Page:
Hakushu Heavily Peated

Hakushu Heavily Peated 01Distillery: Hakushu
Country: Japan
Age: No age statement
abv: 48%

One of only nine Japanese whisky distilleries, Hakushu is located on Japan’s main island of Honshu. Often dubbed the ‘Forest Distillery’, Hakushu can be found at the foot of Mount Asayo in the Southern Alps. Unsurprisingly, this gives it access to some of the highest quality water sources in Japan. Hakushu opened its doors in 1973 and is owned by Suntory, one of Japan’s oldest and most famous whisky producers. The Heavily Peated expression was released as a limited edition in 2013 and is now hard to come by. I for one hope it will be relaunched soon, as this is wonderful dram that offers subtlety, complexity, and a very pleasant waft of peat smoke.

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Octomore 06.1 Scottish Barley

Octomore 6.1 Scottish BarleyDistillery: Bruichladdich
Region: Islay
Age: 5 years old
abv: 57%

Styling themselves as ‘progressive Hebridean distillers’, Bruichladdich has released its fair share of interesting whisky experiments over the years. While some of these are now found on the junkyard of bravely tried but failed ideas (such as Bruichladdich X4), the Octomore range sure has proved a big success. At 167 ppm, Octomore 06.1 was the peatiest whisky in the world when it was released, although it has since been superseded by newer Octomore expressions. In comparison, heavily peated whiskies like Laphroaig and Ardbeg are peated to ‘only’ about 40-55 ppm. Combine this with the fact that Octomore is bottled at 57% abv and this whisky sure knows how to pack a punch. The youthfulness of this whisky notwithstanding, I for one absolutely love this dram!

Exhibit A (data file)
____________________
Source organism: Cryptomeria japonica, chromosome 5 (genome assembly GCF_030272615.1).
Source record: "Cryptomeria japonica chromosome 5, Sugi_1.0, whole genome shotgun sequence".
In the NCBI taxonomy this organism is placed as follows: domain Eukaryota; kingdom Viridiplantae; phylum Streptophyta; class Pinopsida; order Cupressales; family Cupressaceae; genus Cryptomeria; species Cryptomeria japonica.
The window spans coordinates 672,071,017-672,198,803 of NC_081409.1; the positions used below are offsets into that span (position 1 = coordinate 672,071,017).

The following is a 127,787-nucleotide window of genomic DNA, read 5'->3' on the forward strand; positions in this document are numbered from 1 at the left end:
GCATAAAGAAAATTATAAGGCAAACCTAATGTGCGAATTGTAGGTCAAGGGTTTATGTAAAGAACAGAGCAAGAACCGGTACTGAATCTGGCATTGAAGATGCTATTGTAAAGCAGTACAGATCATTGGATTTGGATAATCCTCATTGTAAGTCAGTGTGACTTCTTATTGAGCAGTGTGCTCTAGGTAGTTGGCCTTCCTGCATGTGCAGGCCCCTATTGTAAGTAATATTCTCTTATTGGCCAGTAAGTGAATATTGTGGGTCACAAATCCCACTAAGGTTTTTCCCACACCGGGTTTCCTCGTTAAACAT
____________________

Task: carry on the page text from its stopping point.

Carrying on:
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Laphroaig QA Cask

Laphroaig QA Cask 02Distillery: Laphroaig
Region: Islay
Age: No age statement
abv: 40%

Although offered as a travel retail exclusive, Laphroaig QA Cask is thankfully becoming more widely available. QA refers to Quercus Alba, the scientific name for American white oak. After an initial period of maturation in the customary ex-bourbon casks, this Laphroaig was transferred to new American oak casks. The result is a much softer, sweeter Laphroaig than usual, as the virgin oak smoothes out a lot of the rough, peaty character. To experiment with a tamed version of their whisky, Laphroaig therefore decided against lowering the peat level in their barley (as was the case for the ill-fated Ardbeg Blasda for example), and instead opted to let the wood do the work. This is a decision that has worked out wonderfully well and this Laphroaig is certainly worth a try!

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Fettercairn Fior

Fettercairn Fior reviewDistillery: Fettercairn
Region: Highland
Age: No age statement
abv: 42%

A little known distillery, Fettercairn is situated in the eastern Highlands, south of Aberdeen. Initially operational as a grain mill, it was converted into a licensed distillery soon after the 1823 Excise Act made legal whisky distilling a profitable option. Although the distillery actually produces around 1.6 million litres of alcohol per year, the larger part of this disappears into blends, most notably Whyte & Mackay. In 2010 however, Fettercairn was rebranded as a premium single malt, of which Fior is one of the main expressions.

Gaelic for ‘pure and true’, Fior is a fusion of older sherried whisky (around 14-15 years) mixed with young, heavily peated spirit from first-fill bourbon casks. The peated whisky supposedly makes up only 15% of the total mix, providing Fior with wonderfully subtle smoky undertones. Although blends provide a vital stream of income for many distilleries, Fettercairn Fior is another great example of the pure joy that single malts can bring to the table. I hope we can expect more big things from this small Highland distillery.

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